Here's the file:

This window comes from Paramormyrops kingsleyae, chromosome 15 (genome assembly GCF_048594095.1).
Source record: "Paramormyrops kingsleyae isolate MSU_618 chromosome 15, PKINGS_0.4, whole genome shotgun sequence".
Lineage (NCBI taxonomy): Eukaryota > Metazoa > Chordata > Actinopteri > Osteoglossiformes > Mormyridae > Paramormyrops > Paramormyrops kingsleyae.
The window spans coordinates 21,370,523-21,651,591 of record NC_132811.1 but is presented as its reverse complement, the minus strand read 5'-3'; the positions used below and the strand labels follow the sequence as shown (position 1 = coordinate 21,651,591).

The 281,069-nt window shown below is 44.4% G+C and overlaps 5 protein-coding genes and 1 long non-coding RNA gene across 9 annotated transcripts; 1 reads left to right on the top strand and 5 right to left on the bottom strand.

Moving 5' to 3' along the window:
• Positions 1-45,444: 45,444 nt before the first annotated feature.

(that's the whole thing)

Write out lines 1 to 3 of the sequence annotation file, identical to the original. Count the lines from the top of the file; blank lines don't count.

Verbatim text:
This window comes from Paramormyrops kingsleyae, chromosome 15 (genome assembly GCF_048594095.1).
Source record: "Paramormyrops kingsleyae isolate MSU_618 chromosome 15, PKINGS_0.4, whole genome shotgun sequence".
Lineage (NCBI taxonomy): Eukaryota > Metazoa > Chordata > Actinopteri > Osteoglossiformes > Mormyridae > Paramormyrops > Paramormyrops kingsleyae.